From the optical leaf measurements the PRI, the red edge chlorophyll index and the red-edge carotenoid index were calculated. It was found that the PRI showed a strong decreasing linear relationship with the epoxidation state (a proxy for NPQ) (R² = 0.64 rRMSE = 19.8%), where PRI normalized by chlorophyll and carotene pools greatly improved the prediction of EPS with an R² of 0.80 and a reduced the relative error (rRMSE of 14.8%). Our results confirm that PRI could be used to estimate stress effects on foliar EPS because of its link to the energy- (or pH-) dependent mechanism of non-photochemical quenching. The foliar pigment content, however, exerts a dominant influence on the PRI, and therefore correction methods are needed to compensate for this effect. Normalization of PRI by the chlorophyll and carotene pools further improved the estimation of leaf-level EPS and its reduction by stress.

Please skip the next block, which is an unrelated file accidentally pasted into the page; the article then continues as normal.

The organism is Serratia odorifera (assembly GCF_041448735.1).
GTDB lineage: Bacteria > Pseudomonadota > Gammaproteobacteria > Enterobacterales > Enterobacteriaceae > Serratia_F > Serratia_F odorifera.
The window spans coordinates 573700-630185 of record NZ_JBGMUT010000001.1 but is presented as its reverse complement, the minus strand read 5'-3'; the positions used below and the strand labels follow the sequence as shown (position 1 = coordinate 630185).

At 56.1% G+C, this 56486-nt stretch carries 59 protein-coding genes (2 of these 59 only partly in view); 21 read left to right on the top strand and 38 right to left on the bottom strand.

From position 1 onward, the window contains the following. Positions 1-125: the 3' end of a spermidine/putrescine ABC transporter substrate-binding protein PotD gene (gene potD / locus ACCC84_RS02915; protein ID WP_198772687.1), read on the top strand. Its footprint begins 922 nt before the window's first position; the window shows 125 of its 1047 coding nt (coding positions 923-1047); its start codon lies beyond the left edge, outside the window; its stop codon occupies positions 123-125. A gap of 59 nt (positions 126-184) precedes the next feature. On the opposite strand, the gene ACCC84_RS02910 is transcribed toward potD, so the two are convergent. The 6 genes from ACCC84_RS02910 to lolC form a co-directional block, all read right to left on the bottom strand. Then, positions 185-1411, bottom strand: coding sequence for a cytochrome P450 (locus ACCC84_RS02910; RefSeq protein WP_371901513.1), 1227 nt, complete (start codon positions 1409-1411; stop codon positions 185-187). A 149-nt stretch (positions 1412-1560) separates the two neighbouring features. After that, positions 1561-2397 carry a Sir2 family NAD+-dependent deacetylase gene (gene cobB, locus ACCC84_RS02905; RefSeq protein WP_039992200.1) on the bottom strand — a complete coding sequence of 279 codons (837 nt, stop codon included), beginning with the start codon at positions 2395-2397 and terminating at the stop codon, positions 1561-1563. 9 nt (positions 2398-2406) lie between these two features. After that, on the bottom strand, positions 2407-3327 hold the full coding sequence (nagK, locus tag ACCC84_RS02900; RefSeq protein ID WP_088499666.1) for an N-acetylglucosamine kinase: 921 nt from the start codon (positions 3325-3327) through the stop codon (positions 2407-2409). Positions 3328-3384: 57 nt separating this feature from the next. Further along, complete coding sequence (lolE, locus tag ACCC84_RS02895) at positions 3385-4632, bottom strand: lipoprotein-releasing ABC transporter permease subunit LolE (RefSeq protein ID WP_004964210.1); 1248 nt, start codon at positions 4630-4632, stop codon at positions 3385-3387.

When comparing leaf with simultaneously measured canopy measurements of SIF, a moderate positive correlation was found between them. It is known that the absorbed photosynthetic active radiation (APAR, sun-light between 400 and 700 nm) is the main driver of SIF and that the positive relationship between leaf and canopy SIF could be driven by their first order relationship with APAR. Therefore normalized SIF by APAR was used to calculate red and far-red fluorescence yield at leaf and canopy. Results show that the relationship between leaf and canopy red Fyield improved compared to SIF. The relationship between leaf and canopy far-red Fyield however showed to be non-significant.
A further analysis showed that red Fyield at leaf and canopy and far-red Fyield at leaf decreases with increasing heat and drought stress. A behaviour which can be expected since FY decreases with increasing NPQ under stress conditions. far-red Fyield at canopy level however showed an increase which demonstrates the risk of misinterpreting the plant physiological response to stress when using far-red SIF and Fyield. Since most estimations of the photosynthetic capacity nowadays are based on far-red SIF, our results are of utmost importance for the fluorescence community.